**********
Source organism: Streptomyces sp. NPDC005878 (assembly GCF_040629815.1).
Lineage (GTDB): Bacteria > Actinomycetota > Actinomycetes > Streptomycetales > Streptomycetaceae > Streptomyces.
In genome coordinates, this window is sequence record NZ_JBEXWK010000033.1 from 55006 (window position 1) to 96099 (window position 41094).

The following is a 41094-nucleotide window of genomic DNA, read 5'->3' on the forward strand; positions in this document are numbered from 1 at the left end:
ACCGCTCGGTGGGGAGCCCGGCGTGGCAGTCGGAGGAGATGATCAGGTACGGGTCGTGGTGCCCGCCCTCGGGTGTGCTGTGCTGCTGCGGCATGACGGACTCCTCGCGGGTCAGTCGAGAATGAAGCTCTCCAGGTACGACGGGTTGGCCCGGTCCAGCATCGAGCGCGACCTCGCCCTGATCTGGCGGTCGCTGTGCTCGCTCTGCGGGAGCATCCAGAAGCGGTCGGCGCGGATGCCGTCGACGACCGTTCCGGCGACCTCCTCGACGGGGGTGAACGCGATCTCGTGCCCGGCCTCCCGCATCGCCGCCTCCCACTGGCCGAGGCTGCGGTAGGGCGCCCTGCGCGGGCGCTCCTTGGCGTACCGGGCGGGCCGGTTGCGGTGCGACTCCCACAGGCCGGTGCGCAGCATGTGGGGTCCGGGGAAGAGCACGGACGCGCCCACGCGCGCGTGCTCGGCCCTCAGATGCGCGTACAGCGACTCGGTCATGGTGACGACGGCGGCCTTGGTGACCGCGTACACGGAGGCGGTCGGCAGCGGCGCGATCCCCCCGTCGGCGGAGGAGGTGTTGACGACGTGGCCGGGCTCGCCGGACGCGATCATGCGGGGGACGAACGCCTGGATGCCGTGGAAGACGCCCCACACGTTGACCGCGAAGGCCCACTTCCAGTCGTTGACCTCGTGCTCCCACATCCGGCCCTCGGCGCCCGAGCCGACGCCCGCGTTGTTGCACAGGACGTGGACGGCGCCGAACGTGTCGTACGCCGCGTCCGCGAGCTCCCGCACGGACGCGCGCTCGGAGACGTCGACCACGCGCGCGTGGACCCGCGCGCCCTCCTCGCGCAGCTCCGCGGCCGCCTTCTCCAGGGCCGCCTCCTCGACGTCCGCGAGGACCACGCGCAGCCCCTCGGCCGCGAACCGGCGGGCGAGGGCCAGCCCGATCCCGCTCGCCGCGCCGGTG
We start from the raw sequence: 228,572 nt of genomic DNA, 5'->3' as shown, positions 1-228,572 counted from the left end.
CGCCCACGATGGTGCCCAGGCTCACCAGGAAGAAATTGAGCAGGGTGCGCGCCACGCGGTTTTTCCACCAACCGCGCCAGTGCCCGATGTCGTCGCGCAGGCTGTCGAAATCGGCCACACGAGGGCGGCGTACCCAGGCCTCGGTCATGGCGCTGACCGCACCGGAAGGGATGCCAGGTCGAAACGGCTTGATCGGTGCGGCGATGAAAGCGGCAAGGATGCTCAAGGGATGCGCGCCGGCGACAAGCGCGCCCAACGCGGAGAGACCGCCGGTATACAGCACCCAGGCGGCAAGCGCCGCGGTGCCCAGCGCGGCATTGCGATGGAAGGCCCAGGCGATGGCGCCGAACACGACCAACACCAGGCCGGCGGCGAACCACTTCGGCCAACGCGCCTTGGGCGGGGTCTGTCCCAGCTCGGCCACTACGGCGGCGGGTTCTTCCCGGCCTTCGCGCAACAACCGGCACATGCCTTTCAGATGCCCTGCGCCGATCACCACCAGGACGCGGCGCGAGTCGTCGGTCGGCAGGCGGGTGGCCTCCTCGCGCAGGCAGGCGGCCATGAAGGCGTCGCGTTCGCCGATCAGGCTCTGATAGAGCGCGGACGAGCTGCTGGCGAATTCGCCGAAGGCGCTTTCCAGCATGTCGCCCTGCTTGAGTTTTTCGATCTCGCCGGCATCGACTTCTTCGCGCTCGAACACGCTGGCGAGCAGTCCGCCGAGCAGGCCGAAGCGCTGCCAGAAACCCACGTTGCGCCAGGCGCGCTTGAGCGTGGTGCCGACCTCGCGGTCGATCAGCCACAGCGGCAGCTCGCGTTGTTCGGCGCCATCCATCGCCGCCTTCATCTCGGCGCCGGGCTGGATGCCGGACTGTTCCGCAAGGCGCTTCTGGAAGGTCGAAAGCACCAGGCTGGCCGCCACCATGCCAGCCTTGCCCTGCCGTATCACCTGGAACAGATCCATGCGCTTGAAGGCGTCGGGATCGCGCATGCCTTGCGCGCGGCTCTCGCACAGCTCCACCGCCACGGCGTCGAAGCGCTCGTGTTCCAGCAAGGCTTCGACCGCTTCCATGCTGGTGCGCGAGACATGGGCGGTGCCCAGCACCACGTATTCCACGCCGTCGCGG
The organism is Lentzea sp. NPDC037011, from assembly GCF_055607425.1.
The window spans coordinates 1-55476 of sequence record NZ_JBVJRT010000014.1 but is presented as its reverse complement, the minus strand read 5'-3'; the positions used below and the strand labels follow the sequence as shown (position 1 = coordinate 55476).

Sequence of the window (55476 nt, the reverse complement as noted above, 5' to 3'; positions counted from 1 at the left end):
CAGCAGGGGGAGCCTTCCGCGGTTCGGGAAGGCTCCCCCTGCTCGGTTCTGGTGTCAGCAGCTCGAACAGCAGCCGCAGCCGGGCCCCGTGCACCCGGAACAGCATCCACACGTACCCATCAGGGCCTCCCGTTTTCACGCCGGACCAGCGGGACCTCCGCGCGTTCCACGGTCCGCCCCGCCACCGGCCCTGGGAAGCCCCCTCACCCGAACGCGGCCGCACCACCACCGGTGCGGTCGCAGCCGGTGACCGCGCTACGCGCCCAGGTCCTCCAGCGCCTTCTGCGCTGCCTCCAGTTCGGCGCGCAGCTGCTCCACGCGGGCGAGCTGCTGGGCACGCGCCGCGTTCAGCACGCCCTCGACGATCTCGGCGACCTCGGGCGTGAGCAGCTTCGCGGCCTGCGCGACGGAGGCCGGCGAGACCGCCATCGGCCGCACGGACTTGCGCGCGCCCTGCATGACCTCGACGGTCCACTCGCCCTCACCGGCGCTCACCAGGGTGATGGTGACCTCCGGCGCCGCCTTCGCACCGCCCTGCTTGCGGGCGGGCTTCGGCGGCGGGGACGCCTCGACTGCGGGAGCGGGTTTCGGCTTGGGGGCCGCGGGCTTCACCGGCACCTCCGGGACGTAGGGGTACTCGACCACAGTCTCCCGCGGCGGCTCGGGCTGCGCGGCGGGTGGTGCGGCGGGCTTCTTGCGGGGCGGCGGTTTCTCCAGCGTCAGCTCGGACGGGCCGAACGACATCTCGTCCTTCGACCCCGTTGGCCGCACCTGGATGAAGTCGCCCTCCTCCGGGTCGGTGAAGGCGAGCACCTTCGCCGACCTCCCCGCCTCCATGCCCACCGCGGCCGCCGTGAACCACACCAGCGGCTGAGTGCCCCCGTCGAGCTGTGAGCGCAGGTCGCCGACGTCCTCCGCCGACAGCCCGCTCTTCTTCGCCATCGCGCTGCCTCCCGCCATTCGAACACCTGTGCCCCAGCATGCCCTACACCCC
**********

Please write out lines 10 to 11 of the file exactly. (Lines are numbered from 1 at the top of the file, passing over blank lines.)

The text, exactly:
Sequence of the window (55476 nt, the reverse complement as noted above, 5' to 3'; positions counted from 1 at the left end):
CAGCAGGGGGAGCCTTCCGCGGTTCGGGAAGGCTCCCCCTGCTCGGTTCTGGTGTCAGCAGCTCGAACAGCAGCCGCAGCCGGGCCCCGTGCACCCGGAACAGCATCCACACGTACCCATCAGGGCCTCCCGTTTTCACGCCGGACCAGCGGGACCTCCGCGCGTTCCACGGTCCGCCCCGCCACCGGCCCTGGGAAGCCCCCTCACCCGAACGCGGCCGCACCACCACCGGTGCGGTCGCAGCCGGTGACCGCGCTACGCGCCCAGGTCCTCCAGCGCCTTCTGCGCTGCCTCCAGTTCGGCGCGCAGCTGCTCCACGCGGGCGAGCTGCTGGGCACGCGCCGCGTTCAGCACGCCCTCGACGATCTCGGCGACCTCGGGCGTGAGCAGCTTCGCGGCCTGCGCGACGGAGGCCGGCGAGACCGCCATCGGCCGCACGGACTTGCGCGCGCCCTGCATGACCTCGACGGTCCACTCGCCCTCACCGGCGCTCACCAGGGTGATGGTGACCTCCGGCGCCGCCTTCGCACCGCCCTGCTTGCGGGCGGGCTTCGGCGGCGGGGACGCCTCGACTGCGGGAGCGGGTTTCGGCTTGGGGGCCGCGGGCTTCACCGGCACCTCCGGGACGTAGGGGTACTCGACCACAGTCTCCCGCGGCGGCTCGGGCTGCGCGGCGGGTGGTGCGGCGGGCTTCTTGCGGGGCGGCGGTTTCTCCAGCGTCAGCTCGGACGGGCCGAACGACATCTCGTCCTTCGACCCCGTTGGCCGCACCTGGATGAAGTCGCCCTCCTCCGGGTCGGTGAAGGCGAGCACCTTCGCCGACCTCCCCGCCTCCATGCCCACCGCGGCCGCCGTGAACCACACCAGCGGCTGAGTGCCCCCGTCGAGCTGTGAGCGCAGGTCGCCGACGTCCTCCGCCGACAGCCCGCTCTTCTTCGCCATCGCGCTGCCTCCCGCCATTCGAACACCTGTGCCCCAGCATGCCCTACACCCC